U of T alumni startup Atomwise raises $6 million to leverage artificial intelligence for drug discovery
Developed through Silicon Valley’s Y Combinator and U of T’s Impact Centre
Atomwise has already used its technology to explore possible drugs for treatment of Ebola, replicating in the above image (image courtesy Atomwise)
Atomwise, an alumni startup harnessing artificial intelligence for drug discovery in diseases ranging from malaria to multiple sclerosis, has raised US$6 million in seed funding.
The Wall Street Journal reports that investments came from a collection of science-focused venture capital firms, including Data Collective and AME Cloud. Atomwise also recently announced partnerships with industry players including Merck, Notable Labs and Harvard Medical School following participation in the prestigious Silicon Valley accelerator program, Y Combinator. (Read more about Atomwise at Y Combinator)
“Today medicines take about 12 years and $2.9 billion to develop. By eliminating vast swaths of experiments, we can make the drug discovery process faster, cheaper and better,” said Abraham Heifets, CEO and co-founder of Atomwise (formerly Chematria).
Influential startup-focused blog TechCrunch reported that “the system uses a specialized algorithm to run through millions of molecular structures in order to pin down the most likely combination for certain diseases,” adding that co-founder Alex Levy explained the process as similar to that of a brain’s neural network.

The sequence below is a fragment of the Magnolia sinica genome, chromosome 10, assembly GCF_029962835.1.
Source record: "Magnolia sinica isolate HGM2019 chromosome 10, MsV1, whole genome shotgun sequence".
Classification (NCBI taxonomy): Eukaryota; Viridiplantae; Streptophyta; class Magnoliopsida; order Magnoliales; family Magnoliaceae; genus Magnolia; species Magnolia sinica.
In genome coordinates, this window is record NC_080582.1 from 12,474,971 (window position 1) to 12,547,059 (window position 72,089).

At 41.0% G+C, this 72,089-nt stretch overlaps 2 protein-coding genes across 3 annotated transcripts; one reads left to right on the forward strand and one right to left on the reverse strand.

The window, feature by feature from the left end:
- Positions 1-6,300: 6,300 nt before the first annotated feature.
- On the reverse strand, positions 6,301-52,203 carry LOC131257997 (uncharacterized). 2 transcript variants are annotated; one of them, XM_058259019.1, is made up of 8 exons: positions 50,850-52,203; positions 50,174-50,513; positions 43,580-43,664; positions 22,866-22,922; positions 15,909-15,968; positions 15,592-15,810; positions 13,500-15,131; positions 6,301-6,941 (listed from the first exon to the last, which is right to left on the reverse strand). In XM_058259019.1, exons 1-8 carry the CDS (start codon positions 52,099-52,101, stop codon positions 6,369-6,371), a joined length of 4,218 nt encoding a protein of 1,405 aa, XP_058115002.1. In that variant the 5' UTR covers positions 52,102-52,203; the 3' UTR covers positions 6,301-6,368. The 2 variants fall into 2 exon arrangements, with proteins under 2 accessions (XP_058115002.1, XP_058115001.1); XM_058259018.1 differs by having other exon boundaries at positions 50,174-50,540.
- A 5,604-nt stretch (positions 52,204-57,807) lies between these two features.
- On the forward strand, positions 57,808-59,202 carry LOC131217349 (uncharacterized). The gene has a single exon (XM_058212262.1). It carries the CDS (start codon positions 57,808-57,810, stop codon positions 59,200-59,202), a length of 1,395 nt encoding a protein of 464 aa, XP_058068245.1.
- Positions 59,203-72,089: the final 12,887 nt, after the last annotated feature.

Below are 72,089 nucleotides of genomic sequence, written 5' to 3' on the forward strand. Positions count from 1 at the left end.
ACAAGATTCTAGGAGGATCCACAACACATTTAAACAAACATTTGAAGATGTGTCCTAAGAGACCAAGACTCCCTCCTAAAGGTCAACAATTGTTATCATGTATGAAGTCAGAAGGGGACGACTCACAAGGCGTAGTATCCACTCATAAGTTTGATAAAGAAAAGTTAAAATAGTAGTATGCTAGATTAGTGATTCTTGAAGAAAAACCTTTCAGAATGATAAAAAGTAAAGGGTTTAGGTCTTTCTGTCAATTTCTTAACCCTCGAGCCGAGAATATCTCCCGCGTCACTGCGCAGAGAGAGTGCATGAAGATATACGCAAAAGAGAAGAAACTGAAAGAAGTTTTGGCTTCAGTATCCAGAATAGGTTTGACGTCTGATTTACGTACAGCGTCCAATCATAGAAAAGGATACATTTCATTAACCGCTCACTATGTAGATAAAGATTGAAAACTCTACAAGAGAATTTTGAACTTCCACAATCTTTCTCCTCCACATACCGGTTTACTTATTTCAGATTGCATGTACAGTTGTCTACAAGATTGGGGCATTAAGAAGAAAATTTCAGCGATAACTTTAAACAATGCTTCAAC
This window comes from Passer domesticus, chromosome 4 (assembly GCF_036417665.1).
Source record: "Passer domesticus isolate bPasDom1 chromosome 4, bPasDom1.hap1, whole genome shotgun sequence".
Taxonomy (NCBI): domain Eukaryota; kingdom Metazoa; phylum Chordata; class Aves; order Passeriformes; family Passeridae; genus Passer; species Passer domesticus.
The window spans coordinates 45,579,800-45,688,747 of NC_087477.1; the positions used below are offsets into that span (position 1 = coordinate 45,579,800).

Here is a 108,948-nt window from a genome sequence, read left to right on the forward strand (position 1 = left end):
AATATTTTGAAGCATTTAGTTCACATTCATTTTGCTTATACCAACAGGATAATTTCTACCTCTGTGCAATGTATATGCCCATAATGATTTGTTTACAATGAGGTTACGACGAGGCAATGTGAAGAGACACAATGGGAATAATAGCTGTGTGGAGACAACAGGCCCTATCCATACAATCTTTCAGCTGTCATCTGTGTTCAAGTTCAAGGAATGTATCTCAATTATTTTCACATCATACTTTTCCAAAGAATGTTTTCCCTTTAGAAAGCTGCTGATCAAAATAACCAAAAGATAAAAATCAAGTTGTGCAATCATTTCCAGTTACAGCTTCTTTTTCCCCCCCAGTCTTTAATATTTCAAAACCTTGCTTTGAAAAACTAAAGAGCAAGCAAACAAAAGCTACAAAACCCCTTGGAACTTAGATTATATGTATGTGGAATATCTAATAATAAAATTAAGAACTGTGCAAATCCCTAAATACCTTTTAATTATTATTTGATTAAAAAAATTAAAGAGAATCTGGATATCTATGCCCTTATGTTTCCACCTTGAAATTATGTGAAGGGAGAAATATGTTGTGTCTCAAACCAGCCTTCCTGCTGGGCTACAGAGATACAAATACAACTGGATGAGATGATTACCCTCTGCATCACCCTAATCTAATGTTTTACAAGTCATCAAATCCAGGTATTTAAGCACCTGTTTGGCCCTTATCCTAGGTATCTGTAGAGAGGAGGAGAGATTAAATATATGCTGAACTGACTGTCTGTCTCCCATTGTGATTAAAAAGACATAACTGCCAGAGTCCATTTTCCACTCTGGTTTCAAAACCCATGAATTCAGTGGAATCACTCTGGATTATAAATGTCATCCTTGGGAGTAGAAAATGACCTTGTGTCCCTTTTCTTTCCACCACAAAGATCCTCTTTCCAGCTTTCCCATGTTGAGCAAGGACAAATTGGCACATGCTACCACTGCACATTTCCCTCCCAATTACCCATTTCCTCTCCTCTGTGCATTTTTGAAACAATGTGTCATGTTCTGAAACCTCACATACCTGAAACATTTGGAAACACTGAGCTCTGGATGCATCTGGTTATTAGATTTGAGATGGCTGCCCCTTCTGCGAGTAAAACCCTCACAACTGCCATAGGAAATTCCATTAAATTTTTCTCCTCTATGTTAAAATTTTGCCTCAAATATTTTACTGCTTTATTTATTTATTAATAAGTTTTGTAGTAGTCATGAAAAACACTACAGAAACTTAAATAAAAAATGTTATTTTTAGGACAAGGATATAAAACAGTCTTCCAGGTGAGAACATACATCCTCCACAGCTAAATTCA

Atomwise received support early on from U of T’s Impact Centre, through its Techno program – part of a vast network of entrepreneurship support at the university, known today as the Banting & Best Centre for Innovation & Entrepreneurship. (Read more about entrepreneurship at U of T)
The Impact Centre's Techno program was created to ensure graduate students and alumni have the skills and mentorship necessary to bring this kind of technology out of the university. Since 2010, Techno has supported the creation and development of over 70 companies, many of which continue to receive mentorship and other support from the Impact Centre team. (Read more about Techno)
Atomwise went on to further develop through Y Combinator in Silicon Valley, where it was named one of the top 10 startups of its cohort by TechCrunch.
“Pharmaceutical companies spend billions trying to discover new drugs,” wrote TechCrunch’s Josh Constantine. “Whether it charged a licensing fee for its technology or monetized its discoveries directly, Atomwise could make a fortune while making us healthier.”
Richard McAloney, director of technology management and entrepreneurship at the Impact Centre, said Atomwise has made tremendous strides since it first joined the U of T program.
“Abraham Heifets and the Atomwise team provide a fantastic example of the Impact Centre’s mission and the goals of our Techno program to bring science to society. I am confident that they will impact the world in a big way,” said McAloney.
Atomwise has also participated in The Next 36 and U of T's Creative Destruction Lab program at the Rotman School of Management and received significant grants from Grand Challenges Canada. The company’s projects on Ebola, malaria, measles and more have been featured in such outlets as Mashable and CTV.
Upon acceptance into Y Combinator, Heifets said he was excited to take on the challenges ahead:
“When you know that people's lives are at stake, it's easy to work hard. That's one of the benefits of working in medicine.”